Chemistry 2011.org
Chemistry2011.org
All About Chemistry... 2011 and beyond

Related Stories

New decontamination tool expected to help Fukushima cleanup

An inexpensive and highly durable new material, it is hoped that Catenaccio PA will prove effective for treating contaminated water at the Fukushima Daiichi plant.

The Research Institute for Sustainable and Environmental Technology of Waseda University (RISET; Shinjuku Ward, Tokyo; Director: Prof. Masahiko Matsukata) and AZMEC Inc. (Headquarters: Mino City, Gifu Prefecture; President: Takenori Shoda) have successfully developed a new material for adsorbing radioactive elements such as cesium and strontium. An inexpensive and highly durable adsorbent, Catenaccio PA is a huge innovation over existing materials. With the Fukushima Daiichi Nuclear Power Station still facing the question of how to tackle the heavily contaminated discharge water at the plant, this highly versatile adsorbent, which is not only able to treat large volumes of contaminated water but which can also be used in other applications such as interim storage facilities for radioactive waste, is expected to have a far-reaching impact.

Traditional adsorbents for radioactive elements have been extremely expensive (costing tens of thousands of yen per kilogram); natural zeolite, by contrast, is low in cost but its adsorption performance is poor, and it also has been known to break down and lose effectiveness in highly alkaline environments such as ash. Catenaccio PA, however, is an inorganic polymer-based adsorbent made from silica and aluminum. As its raw materials are extremely low in cost (around 600 yen per kilogram) it is very easy to manufacture. It also has excellent acid resistance and alkali resistance. In addition, it can be used in interim storage facilities for long periods of time, lasting for at least 30 years before replacement is necessary.

RISET developed this material after its attention was drawn to the cation exchange capacity (CEC) of geopolymer, an inorganic substance which is used as a substitute for cement. Noting the material's CEC level, the researchers decided to make use of this feature. Catenaccio PA is expected to make a significant contribution towards improved safety not only through its use in the treatment of contaminated water from nuclear power plants but also in preventing radiation leaks from interim waste storage facilities currently being planned.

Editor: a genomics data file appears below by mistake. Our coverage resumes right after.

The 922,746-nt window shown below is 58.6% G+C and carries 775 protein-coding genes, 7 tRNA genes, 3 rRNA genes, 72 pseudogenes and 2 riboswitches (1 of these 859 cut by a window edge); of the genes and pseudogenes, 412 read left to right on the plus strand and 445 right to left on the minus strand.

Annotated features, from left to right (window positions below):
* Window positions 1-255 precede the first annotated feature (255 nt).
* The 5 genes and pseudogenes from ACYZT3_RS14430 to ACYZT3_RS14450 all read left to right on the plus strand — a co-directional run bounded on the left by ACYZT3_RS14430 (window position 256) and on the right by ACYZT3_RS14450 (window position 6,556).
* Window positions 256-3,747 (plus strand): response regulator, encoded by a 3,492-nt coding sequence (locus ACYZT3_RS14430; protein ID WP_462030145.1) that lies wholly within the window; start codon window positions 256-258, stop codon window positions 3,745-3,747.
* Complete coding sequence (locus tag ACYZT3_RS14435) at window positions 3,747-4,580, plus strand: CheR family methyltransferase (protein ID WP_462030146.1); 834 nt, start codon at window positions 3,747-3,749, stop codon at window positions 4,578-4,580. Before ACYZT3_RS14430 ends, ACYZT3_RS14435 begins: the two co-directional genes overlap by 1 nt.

Test method: A liquid solution containing cations 0.1mol/L was prepared for each type. The inorganic polymer-based adsorbent was then added at a liquid-to-solid ratio of 500:1. After three hours, the solution was stirred and an adsorbency test performed. After the solids had been collected through filtration and cleaned with purified water, an EDS analysis was done to investigate the post-adsorbency test composition.

Story Source:

The above story is based on materials provided by Waseda University. Note: Materials may be edited for content and length.

Share this story with your friends!

Social Networking

Please recommend us on Facebook, Twitter and more:

Other social media tools

Global Partners
Feedback

Tell us what you think of Chemistry 2011 -- we welcome both positive and negative comments. Have any problems using the site? Questions?

About us

Chemistry2011 is an informational resource for students, educators and the self-taught in the field of chemistry. We offer resources such as course materials, chemistry department listings, activities, events, projects and more along with current news releases.

Events & Activities

Are you interested in listing an event or sharing an activity or idea? Perhaps you are coordinating an event and are in need of additional resources? Within our site you will find a variety of activities and projects your peers have previously submitted or which have been freely shared through creative commons licenses. Here are some highlights: Featured Idea 1, Featured Idea 2.

About you

Ready to get involved? The first step is to sign up by following the link: Join Here. Also don’t forget to fill out your profile including any professional designations.

Global Partners